First, it was “Ladies come to see,” and each of them had a house under the shade of a tree, and spent most of the time in visiting and in taking care of their respective families.  Dumps had started out with Cherubim for her little boy; but he proved so refractory, and kept her so busy catching him, that she decided to play he was the yard dog, and content herself with the dolls for her children.  Riar, too, had some trouble in her family; in passing through the yard, she had inveigled Hester’s little two-year-old son to go with them, and now was desirous of claiming him as her son and heir—­a position which he filled very contentedly until Diddie became ambitious of living in more style than her neighbors, and offered Pip (Hester’s baby) the position of dining-room servant in her establishment; and he, lured off by the prospect of playing with the little cups and saucers, deserted Riar for Diddie.  This produced a little coolness, but gradually it wore off, and the visiting between the parties was resumed.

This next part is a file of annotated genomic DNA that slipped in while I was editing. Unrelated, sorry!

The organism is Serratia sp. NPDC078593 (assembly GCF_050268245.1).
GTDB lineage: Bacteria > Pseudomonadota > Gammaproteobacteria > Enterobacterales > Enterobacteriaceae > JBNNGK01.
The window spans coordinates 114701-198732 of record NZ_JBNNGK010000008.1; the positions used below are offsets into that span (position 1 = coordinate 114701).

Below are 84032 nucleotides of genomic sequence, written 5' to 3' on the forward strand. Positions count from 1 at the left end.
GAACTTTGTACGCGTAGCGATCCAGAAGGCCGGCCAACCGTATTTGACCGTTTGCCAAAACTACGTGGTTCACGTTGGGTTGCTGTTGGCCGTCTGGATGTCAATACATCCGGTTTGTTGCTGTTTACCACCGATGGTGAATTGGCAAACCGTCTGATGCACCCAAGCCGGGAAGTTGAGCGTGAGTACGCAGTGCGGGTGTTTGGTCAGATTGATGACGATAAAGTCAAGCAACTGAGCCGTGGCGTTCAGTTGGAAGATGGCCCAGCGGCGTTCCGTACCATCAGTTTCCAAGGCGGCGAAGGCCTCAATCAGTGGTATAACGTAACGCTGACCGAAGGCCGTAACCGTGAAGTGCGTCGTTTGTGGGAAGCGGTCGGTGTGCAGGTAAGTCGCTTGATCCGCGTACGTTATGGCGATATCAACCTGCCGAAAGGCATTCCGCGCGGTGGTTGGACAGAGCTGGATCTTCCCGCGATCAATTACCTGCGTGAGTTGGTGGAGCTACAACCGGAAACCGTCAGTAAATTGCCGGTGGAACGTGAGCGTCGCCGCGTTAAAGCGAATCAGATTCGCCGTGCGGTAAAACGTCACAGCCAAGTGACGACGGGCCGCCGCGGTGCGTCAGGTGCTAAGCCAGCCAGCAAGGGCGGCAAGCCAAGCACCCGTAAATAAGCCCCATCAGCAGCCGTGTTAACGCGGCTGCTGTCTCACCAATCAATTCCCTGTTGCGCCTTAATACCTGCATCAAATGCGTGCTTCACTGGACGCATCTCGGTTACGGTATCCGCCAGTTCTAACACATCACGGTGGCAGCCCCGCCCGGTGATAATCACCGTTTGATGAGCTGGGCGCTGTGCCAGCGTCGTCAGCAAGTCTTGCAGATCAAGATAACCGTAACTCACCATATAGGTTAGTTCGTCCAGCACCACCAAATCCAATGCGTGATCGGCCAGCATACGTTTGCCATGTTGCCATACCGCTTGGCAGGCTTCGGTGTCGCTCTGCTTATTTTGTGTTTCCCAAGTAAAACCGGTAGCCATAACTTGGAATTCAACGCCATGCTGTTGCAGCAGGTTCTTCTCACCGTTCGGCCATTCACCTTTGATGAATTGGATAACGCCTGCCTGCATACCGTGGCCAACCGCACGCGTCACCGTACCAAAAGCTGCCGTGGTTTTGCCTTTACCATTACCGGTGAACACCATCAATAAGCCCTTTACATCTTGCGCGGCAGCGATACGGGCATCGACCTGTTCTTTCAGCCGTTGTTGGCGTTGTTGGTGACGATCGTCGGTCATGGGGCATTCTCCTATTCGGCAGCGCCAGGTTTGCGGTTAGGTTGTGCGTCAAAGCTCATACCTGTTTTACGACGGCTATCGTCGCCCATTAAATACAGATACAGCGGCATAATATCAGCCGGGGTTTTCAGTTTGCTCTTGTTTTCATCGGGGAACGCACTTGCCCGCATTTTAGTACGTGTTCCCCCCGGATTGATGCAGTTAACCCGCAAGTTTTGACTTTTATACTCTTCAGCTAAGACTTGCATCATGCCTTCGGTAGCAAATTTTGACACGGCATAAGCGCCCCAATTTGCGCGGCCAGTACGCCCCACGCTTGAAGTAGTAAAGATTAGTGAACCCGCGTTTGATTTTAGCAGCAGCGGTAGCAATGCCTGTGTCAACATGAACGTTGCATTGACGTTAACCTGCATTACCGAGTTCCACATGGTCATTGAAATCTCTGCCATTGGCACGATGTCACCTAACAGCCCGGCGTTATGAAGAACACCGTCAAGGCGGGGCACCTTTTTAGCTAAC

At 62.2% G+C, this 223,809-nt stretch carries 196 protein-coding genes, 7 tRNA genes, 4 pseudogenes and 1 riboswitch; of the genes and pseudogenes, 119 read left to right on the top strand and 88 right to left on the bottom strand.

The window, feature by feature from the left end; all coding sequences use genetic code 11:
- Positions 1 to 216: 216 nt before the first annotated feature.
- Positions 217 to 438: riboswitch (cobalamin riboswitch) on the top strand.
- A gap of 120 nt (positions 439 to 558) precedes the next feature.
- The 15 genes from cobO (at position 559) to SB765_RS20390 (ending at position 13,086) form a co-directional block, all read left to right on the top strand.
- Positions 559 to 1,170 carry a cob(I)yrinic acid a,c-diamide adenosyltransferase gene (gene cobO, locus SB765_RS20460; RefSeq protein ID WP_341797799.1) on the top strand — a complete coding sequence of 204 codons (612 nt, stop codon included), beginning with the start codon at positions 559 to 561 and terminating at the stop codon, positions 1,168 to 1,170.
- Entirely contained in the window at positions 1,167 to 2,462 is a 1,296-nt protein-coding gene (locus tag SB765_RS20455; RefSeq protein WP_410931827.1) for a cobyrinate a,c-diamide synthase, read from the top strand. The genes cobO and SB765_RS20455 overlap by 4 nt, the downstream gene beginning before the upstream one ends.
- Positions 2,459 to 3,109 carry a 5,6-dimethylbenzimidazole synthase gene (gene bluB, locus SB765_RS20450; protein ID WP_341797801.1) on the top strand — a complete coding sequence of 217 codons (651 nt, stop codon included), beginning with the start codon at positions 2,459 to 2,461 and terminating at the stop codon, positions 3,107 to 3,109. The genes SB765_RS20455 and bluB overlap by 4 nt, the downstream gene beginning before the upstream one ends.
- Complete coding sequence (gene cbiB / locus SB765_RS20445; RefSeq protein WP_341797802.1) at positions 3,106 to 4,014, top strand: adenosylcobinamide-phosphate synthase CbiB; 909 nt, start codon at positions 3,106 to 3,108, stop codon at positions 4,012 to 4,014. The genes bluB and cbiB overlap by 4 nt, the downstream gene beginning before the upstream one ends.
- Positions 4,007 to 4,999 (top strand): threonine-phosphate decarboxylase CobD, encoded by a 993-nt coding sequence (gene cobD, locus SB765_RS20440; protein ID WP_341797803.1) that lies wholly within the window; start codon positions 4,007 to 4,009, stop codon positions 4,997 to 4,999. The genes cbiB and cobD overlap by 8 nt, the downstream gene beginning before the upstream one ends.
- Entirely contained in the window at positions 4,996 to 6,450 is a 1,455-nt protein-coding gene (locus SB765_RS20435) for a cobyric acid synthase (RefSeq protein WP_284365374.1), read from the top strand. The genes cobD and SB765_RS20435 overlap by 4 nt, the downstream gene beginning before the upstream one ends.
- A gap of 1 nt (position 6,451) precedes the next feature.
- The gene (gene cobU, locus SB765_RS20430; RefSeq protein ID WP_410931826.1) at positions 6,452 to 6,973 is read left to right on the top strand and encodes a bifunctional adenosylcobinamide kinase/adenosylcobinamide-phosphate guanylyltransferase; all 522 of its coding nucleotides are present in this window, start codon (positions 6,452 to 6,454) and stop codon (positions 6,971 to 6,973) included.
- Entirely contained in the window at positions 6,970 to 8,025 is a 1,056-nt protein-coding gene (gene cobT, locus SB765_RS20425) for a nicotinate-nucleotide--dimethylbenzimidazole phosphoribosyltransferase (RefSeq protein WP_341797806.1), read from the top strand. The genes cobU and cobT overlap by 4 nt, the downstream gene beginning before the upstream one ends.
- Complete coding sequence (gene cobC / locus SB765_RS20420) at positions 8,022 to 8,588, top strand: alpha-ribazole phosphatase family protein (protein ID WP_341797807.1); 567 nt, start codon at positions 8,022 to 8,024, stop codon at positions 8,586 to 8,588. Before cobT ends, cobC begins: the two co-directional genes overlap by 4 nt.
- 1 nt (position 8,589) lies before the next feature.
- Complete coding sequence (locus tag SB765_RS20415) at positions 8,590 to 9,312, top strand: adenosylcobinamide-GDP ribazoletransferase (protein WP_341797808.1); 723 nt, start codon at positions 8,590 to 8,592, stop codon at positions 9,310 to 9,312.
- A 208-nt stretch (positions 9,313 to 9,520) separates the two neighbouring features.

After “ladies come to see” had lost its novelty, they made little leaf-boats, and sailed them in the ditch.  Then they played “hide the switch,” and at last concluded to try a game of hide-and-seek.  This afforded considerable amusement, so they kept it up some time; and once, when it became Dumps’s time to hide, she ran away to the gin-house, and got into the pick-room.  And while she was standing there all by herself in the dark, she thought she heard somebody breathing.  This frightened her very much, and she had just opened the door to get out, when a negro man crawled from under a pile of dirty cotton, and said,